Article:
By contrast, a member of “the coping group” has brought no scalpel and no dagger to the meeting. They may have identified their indwelling sin, but they have no current plan or desire to kill that sin. While they do not like the effects the sin is having on their life and they are a little ashamed that they haven’t gotten rid of it yet, they have not resolved to kill the sin and to do violence to it. They do not hate the sin; truth be known, there are times when they still enjoy the sin, even though they know they should not.

The vanquish group” will find fellow warriors in the Celebrate Repentance group who are willing to give them ammunition and tactics for putting sin to death. The “coping group” will probably decide that they need to find another group that “knows more about grace” and allows them to continue in their sin as they continue to “struggle” with their sin.

Celebrate Repentance would indeed be a celebration of the freedom that we have in Christ to live as conquerors (Romans 8:37). Repentance is the weapon that appropriates for us the freedom that Christ bought for us on the cross. “If the Son sets you free, you are free indeed (John 8:36).” We were slaves of sin, but now we are slaves of righteousness (Romans 6:18), and Celebrate Repentance would give you the comrades and the tactics to trample sin underfoot and to rejoice in the holiness we were meant to have (1 Peter 1:16).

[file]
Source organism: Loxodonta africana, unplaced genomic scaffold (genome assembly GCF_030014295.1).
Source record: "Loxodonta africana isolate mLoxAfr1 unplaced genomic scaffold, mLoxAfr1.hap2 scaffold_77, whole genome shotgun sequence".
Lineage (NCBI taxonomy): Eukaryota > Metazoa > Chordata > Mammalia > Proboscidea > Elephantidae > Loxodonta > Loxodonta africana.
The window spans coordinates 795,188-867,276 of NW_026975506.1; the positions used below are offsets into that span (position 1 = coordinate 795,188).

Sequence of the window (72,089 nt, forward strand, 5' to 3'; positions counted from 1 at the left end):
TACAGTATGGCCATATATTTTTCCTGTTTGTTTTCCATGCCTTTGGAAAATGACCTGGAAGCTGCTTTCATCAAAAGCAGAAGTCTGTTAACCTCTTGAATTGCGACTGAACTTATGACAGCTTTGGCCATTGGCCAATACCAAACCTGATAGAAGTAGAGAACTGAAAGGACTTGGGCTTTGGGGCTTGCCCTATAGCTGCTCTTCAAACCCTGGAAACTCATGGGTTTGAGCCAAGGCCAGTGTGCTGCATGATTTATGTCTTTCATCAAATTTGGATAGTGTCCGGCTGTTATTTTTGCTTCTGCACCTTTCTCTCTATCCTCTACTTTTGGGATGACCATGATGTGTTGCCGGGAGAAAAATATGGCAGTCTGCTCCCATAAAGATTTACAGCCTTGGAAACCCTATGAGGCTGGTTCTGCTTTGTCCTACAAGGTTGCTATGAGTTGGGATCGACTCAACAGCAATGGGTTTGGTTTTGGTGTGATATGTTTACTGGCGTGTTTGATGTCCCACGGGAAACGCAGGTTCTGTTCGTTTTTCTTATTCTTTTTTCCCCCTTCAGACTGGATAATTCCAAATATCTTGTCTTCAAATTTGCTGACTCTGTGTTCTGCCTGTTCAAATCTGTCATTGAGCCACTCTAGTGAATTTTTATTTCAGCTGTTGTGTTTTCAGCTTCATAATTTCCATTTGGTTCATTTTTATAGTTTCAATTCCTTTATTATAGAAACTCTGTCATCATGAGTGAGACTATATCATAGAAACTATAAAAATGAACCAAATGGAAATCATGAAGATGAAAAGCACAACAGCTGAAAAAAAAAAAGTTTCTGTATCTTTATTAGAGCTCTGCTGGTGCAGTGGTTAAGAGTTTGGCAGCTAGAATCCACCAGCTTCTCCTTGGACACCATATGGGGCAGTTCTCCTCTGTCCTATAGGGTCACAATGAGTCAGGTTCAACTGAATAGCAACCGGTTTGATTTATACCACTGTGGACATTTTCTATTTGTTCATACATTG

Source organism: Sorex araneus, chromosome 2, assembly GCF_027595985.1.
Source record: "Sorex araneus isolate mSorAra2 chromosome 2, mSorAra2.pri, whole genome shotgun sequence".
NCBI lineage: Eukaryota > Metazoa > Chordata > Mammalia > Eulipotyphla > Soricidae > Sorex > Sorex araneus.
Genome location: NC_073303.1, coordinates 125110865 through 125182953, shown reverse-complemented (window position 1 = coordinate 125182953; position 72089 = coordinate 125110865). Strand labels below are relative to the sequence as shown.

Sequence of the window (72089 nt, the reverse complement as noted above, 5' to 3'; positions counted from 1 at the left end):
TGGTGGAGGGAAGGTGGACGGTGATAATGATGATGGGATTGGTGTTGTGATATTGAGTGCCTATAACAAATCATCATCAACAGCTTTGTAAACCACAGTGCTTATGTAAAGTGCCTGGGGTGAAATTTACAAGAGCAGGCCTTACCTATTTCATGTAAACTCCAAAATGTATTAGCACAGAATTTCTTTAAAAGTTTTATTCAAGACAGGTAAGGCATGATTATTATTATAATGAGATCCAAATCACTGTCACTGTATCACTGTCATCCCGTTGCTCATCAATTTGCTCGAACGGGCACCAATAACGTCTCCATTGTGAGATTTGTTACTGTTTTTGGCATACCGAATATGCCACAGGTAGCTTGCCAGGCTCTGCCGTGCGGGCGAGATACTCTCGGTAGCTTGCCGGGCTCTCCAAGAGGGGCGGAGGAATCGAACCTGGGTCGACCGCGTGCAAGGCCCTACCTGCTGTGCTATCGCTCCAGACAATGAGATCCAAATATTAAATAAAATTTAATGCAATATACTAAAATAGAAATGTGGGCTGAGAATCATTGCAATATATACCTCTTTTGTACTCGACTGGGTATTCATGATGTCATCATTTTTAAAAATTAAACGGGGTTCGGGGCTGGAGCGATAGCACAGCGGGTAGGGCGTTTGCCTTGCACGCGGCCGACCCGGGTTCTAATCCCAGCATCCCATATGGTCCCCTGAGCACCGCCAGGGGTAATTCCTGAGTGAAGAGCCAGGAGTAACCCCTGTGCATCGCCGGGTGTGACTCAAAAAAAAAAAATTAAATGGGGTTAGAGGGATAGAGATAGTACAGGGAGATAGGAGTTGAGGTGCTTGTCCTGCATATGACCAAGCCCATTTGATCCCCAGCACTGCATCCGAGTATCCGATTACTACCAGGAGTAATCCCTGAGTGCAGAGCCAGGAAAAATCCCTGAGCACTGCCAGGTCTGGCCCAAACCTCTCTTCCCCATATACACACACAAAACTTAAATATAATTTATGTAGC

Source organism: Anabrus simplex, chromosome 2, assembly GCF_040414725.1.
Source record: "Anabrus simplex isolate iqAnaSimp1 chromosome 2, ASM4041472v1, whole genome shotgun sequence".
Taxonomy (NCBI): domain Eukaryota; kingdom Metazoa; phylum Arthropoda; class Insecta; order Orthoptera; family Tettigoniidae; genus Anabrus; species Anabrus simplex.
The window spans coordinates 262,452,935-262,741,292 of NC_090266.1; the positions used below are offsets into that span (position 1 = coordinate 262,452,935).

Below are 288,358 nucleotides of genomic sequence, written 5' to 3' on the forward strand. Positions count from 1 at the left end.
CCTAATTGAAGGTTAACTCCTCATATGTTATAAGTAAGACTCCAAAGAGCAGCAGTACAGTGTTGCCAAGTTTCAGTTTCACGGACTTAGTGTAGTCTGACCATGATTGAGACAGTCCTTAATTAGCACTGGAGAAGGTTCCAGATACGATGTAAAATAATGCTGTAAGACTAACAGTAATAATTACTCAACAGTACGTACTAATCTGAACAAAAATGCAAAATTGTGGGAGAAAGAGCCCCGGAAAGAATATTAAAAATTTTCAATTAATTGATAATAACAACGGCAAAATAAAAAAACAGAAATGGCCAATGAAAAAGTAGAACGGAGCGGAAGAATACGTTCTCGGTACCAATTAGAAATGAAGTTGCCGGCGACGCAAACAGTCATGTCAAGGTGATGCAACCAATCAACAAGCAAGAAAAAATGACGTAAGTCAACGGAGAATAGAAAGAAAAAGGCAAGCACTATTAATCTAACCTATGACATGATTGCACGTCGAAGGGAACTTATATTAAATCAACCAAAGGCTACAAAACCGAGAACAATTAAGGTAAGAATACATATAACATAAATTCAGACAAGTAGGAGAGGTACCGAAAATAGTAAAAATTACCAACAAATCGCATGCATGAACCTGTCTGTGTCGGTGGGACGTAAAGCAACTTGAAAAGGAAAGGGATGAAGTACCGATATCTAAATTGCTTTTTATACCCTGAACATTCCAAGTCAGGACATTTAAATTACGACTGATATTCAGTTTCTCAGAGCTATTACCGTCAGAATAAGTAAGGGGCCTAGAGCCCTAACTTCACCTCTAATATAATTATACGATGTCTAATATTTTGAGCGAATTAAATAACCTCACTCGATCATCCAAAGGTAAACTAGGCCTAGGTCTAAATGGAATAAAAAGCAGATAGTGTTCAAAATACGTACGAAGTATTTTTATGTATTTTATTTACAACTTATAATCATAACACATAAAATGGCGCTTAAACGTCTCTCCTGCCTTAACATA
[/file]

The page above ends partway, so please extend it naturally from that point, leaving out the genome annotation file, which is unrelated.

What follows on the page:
What do you think of this idea of Celebrate Repentance?

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Trifling against sin or Striving against sin? (Hebrews 12:4)

“You have not yet resisted to the point of shedding blood in your striving against sin.” Hebrews 12:4

There is “trifling against sin” and there is “striving against sin.” It may be apparent, but these two expressions are vastly different from one another. “Trifling against sin” suggests a friendly tussle between equals. Either contestant may win, but it makes no real difference who eventually comes out on top. Win or lose, it’s just not worth a lot of excitement and energy. The world trifles against sin (of course, not using this expression) when some famous someone is exposed as having a particularly distasteful habit. “He is struggling (trifling) against his (fill in the blank).” For example, imagine that a famous athlete is “trifling against his ‘sexual addiction’.” He knows that it is not “good” for a famous athlete to have this unsavory habit of being found in bedrooms of women other than his wife, so he checks himself into a clinic where he can wrestle with this problem and develop some coping strategies so that the filthy habit is not so prevalent or obvious. This is his attempt to placate his fans and work on his “addiction,” but he is merely “trifling.” He does not want to get rid of the behavior; he just wants to manage and disguise the behavior. After all, if he never stops the distasteful habit, what real difference will it make? It doesn’t really matter who wins this contest.